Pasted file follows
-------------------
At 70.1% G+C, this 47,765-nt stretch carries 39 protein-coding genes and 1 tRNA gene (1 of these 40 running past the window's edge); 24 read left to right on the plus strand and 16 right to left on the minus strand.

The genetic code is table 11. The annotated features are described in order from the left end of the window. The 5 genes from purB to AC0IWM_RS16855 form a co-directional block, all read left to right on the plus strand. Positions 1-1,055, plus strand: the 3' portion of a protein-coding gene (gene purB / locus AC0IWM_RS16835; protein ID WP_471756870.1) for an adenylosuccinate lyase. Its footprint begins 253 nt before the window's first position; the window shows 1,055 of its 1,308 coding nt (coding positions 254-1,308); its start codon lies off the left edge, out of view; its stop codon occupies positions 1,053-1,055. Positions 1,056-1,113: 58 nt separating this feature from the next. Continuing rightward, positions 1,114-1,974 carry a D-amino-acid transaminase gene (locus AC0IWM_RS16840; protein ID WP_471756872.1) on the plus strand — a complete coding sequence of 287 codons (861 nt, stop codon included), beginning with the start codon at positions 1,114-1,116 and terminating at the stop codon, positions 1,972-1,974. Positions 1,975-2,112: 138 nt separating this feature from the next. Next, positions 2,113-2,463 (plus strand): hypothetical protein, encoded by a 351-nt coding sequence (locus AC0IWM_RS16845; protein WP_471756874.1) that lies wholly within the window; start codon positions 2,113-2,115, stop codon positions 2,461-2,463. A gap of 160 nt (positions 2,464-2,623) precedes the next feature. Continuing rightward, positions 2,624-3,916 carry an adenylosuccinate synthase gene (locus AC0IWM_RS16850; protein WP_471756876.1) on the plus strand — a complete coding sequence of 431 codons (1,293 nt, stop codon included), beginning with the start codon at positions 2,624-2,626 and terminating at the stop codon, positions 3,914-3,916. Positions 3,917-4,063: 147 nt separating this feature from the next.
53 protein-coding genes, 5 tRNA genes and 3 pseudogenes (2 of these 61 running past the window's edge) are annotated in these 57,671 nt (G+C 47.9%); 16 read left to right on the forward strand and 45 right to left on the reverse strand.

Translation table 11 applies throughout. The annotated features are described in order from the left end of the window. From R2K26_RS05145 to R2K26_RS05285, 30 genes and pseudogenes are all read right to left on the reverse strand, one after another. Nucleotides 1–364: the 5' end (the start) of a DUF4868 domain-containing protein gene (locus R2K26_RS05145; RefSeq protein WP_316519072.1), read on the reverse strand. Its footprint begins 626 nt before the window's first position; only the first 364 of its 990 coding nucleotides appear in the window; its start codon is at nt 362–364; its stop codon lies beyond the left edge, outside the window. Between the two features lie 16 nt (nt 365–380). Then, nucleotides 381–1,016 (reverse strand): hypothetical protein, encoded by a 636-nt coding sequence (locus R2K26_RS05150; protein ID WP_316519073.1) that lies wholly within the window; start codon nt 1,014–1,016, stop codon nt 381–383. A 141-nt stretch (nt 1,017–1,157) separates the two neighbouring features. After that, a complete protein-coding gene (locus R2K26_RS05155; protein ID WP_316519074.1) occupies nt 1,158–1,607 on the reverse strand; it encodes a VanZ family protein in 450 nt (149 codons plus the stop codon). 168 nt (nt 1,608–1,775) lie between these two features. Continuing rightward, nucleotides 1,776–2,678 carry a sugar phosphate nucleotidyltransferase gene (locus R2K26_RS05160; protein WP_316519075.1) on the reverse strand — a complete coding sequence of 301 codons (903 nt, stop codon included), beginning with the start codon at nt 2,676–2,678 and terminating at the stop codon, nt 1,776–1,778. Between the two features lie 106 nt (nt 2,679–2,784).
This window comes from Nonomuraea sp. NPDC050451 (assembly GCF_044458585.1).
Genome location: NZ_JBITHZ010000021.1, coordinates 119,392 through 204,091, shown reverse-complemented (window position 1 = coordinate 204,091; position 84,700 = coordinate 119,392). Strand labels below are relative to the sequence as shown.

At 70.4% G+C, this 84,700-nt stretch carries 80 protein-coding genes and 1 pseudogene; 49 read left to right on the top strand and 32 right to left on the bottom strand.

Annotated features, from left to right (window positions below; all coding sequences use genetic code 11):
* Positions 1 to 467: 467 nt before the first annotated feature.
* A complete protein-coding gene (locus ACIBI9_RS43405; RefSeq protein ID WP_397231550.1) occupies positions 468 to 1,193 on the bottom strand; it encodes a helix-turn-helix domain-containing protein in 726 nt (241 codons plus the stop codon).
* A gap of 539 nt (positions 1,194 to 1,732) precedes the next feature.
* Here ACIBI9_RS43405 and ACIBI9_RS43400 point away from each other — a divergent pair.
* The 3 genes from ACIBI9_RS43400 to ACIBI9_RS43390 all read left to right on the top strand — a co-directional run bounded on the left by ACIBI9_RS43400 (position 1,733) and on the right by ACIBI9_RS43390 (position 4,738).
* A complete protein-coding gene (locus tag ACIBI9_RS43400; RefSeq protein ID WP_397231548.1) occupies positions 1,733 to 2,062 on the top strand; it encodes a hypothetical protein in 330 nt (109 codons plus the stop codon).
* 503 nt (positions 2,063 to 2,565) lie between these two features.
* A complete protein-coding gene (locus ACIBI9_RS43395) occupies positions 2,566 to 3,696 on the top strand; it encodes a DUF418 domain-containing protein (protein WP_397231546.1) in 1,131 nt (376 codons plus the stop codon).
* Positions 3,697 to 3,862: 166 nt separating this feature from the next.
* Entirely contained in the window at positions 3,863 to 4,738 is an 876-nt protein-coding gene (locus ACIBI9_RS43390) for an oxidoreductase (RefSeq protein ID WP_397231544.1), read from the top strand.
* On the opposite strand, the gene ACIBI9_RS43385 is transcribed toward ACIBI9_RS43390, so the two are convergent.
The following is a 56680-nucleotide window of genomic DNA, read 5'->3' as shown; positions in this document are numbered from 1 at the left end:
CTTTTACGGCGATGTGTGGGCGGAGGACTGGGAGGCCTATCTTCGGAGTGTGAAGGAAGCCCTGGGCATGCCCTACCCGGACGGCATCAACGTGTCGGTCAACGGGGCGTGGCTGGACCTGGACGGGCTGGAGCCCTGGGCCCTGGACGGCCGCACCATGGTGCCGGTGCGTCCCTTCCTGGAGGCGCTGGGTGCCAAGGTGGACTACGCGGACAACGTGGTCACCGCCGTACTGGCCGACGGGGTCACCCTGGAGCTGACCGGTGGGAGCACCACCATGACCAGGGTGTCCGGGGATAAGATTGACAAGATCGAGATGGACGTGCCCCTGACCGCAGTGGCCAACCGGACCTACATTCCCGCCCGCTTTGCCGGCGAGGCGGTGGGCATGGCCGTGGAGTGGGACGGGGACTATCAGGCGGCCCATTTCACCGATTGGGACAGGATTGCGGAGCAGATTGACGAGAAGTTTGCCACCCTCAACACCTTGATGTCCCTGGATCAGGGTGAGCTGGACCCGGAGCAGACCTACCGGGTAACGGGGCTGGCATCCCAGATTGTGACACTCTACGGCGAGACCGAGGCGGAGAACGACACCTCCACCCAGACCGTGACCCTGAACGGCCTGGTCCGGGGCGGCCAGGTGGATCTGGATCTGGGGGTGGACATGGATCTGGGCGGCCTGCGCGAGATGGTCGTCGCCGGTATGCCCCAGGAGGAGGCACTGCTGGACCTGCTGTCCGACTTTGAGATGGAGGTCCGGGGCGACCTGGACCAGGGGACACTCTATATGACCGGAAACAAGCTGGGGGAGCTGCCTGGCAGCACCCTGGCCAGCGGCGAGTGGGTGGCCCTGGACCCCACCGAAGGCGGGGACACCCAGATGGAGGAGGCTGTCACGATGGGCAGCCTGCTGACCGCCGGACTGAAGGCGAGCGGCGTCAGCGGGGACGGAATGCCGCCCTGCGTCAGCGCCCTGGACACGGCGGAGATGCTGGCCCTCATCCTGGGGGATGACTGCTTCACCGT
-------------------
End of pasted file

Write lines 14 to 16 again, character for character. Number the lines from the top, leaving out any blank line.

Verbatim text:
* A complete protein-coding gene (locus tag ACIBI9_RS43400; RefSeq protein ID WP_397231548.1) occupies positions 1,733 to 2,062 on the top strand; it encodes a hypothetical protein in 330 nt (109 codons plus the stop codon).
* 503 nt (positions 2,063 to 2,565) lie between these two features.
* A complete protein-coding gene (locus ACIBI9_RS43395) occupies positions 2,566 to 3,696 on the top strand; it encodes a DUF418 domain-containing protein (protein WP_397231546.1) in 1,131 nt (376 codons plus the stop codon).